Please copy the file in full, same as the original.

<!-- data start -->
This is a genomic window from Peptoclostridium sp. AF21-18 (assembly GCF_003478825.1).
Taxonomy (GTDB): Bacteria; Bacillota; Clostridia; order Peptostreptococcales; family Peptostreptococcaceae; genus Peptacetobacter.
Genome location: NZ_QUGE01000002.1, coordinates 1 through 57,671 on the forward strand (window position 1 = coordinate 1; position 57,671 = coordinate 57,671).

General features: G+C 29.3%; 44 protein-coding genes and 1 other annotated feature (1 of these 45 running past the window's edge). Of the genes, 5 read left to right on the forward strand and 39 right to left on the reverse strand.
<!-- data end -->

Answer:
This is a genomic window from Peptoclostridium sp. AF21-18 (assembly GCF_003478825.1).
Taxonomy (GTDB): Bacteria; Bacillota; Clostridia; order Peptostreptococcales; family Peptostreptococcaceae; genus Peptacetobacter.
Genome location: NZ_QUGE01000002.1, coordinates 1 through 57,671 on the forward strand (window position 1 = coordinate 1; position 57,671 = coordinate 57,671).

General features: G+C 29.3%; 44 protein-coding genes and 1 other annotated feature (1 of these 45 running past the window's edge). Of the genes, 5 read left to right on the forward strand and 39 right to left on the reverse strand.